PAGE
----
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Information from OSHA

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U.S. Department of Labor 
Occupational Safety and Health Administration 
Office of Communications 
202-693-1999

Department of Labor, United States of America


Workplace Safety Now and in the Future

Safe and Sound Campaign LogoIt takes planning to maintain a safe and healthy workplace. Safety and health programs focus on management leadership, worker participation, and a systematic approach to finding and fixing hazards to keep workers safe and save a little green. Take advantage of these resources to build your program and demonstrate its value: 

  • The American Society of Safety Engineers’ on-demand webinar (free during March), Show Me the Money: Demonstrating the ROI (return on investment) in People, Projects, and Programs, shows you how to develop credible ROI arguments for your safety and health program. 
  • The National Safety Council’s Preparing the Business Case for Investment in Safety – A Guide for Safety Practitioners outlines strategies to communicate the value of workplace safety and build management support for safety investments. 
  • OSHA’s On-Site Consultation Program offers no-cost and confidential occupational safety and health services to small- and medium-sized businesses in all 50 states, the District of Columbia, and several U.S. territories, with priority given to high-hazard worksites. On-Site Consultation services are separate from enforcement and do not result in penalties or citations. 

The Safe + Sound Campaign is organized by OSHA, the American Industrial Hygiene Association, the American Society of Safety Engineers, The Center for Construction Research and Training, the National Institute for Occupational Safety and Health, the National Safety Council, and the Voluntary Protection Program Participants’ Association. For more information and additional resources to help you establish or improve your safety and health program, visit the Safe + Sound Campaign website.  

 

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Questions? Contact Us


Keeping wind techs safe from the jobsite health hazards

The long-term effects of working as a wind technician takes a toll. Symptoms, such as joint pain, carpal tunnel, hearing loss, and other lower back or upper limb disorders can sneak up on workers over time and cause long-term pain or injury.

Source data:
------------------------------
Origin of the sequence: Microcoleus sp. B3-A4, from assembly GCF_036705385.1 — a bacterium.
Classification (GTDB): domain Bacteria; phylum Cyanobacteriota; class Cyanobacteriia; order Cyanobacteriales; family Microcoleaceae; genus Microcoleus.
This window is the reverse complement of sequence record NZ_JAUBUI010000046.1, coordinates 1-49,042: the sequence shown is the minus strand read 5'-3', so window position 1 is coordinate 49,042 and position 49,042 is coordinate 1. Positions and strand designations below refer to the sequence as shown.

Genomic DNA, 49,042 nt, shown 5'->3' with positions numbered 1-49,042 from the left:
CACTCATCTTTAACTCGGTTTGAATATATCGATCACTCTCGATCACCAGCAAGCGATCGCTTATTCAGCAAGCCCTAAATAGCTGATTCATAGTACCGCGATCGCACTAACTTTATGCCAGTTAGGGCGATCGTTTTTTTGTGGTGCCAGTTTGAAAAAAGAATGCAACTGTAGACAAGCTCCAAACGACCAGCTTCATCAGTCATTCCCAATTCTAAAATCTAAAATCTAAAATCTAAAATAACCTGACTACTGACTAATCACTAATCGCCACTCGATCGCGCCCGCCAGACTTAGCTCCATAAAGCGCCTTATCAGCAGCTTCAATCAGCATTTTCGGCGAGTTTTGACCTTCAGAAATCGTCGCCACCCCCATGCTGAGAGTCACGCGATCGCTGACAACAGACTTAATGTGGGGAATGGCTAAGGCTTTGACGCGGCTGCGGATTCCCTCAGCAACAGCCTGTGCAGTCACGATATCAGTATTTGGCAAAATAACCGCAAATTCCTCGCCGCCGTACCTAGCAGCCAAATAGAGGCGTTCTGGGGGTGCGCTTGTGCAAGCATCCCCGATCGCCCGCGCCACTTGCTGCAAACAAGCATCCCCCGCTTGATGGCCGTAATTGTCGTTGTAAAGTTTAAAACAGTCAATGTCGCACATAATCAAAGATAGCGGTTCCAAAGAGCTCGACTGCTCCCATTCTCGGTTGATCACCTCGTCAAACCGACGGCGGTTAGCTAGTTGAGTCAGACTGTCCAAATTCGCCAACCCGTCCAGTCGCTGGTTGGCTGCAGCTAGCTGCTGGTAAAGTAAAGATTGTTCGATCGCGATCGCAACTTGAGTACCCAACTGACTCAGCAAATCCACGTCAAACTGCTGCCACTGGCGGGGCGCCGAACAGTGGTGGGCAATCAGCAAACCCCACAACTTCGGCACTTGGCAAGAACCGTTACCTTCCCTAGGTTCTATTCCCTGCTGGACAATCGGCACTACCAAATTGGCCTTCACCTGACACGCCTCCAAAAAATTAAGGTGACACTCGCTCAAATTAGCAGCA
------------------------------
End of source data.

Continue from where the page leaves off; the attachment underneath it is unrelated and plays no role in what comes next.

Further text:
Unfortunately, anyone who works in construction, manufacturing, transportation, or the O&M sectors are at risk of experiencing safety hazards because of exposure and potential overuse of power tools. According to the United States Bureau of Labor Statistics, this impacts at least 13% of the U.S. labor force. Read more


How shooting a gun can affect your hearing

Recently the Hearing Protection Act of 2017 (HPA) was introduced. Why? Because shooting a loud gun can really damage our hearing and we need all the protection we can get! But this article is not about the HPA. Rather, it’s to help us understand just how much shooting a firearm can really affect our hearing health. Read more


Seven elements of a well-devised hearing conservation program

Manufacturing and construction sites are typically noisy places. Prolonged exposure to loud, aggravating, and excessive sounds can have harmful effects on worker health. However, symptoms are not always immediate or obvious because noise-induced hearing loss typically happens gradually. Over time, excessive noise exposure may damage the tiny hair cells in the inner ear and lead to tinnitus (ringing of the ears), or partial or permanent hearing loss.

According to the Occupational Safety and Health Administration (OSHA), employers are required to provide a “continuing, effective hearing conservation program” for employees who are exposed to potentially hazardous noise. To protect workers from hearing loss, “hearing conservation programs” (HCP) that aim to reduce noise, and check and promote hearing protection, are an important part of a workplace safety plan. Read more


Doctor of Audiology alumnus: Quintin Hecht

Quintin Hecht ’07, Au.D. ’11, received his bachelor’s degree and Doctor of Audiology from Illinois State University. After graduation from the doctoral program, Hecht served as an audiologist for the United States Air Force at the 59th Surgical Specialties Squadron, Lackland Air Force Base in Texas, the same location where he completed his fourth-year audiology residency.

Hecht has served the profession in several ways. He has provided audiology evaluations and fitting of hearing aids to underserved populations in Belize on a humanitarian mission, spent three years overseeing the Hearing Conservation Program for the entire U.S. Air Force, and served as an adjunct faculty member at the U.S. Air Force School of Aerospace Medicine and as a Council for Accreditation of Occupational Hearing Conservation (CAOHC) Professional Supervisor workshop instructor. Read more


Listen Up: Arizona Musical Instrument Museum to Feature UNC Faculty Exhibit

An exhibit being developed by University of Northern Colorado faculty will take up permanent residence in the same museum that displays instruments from the likes of Elvis Presley and John Lennon. 

UNC Audiology & Speech-Language Sciences professors Don Finan and Deanna Meinke are collaborating on the project for the Musical Instrument Museum, which boasts a collection of 6,500 instruments including those from a host of legendary artists including the King and the famous Beatle. Read more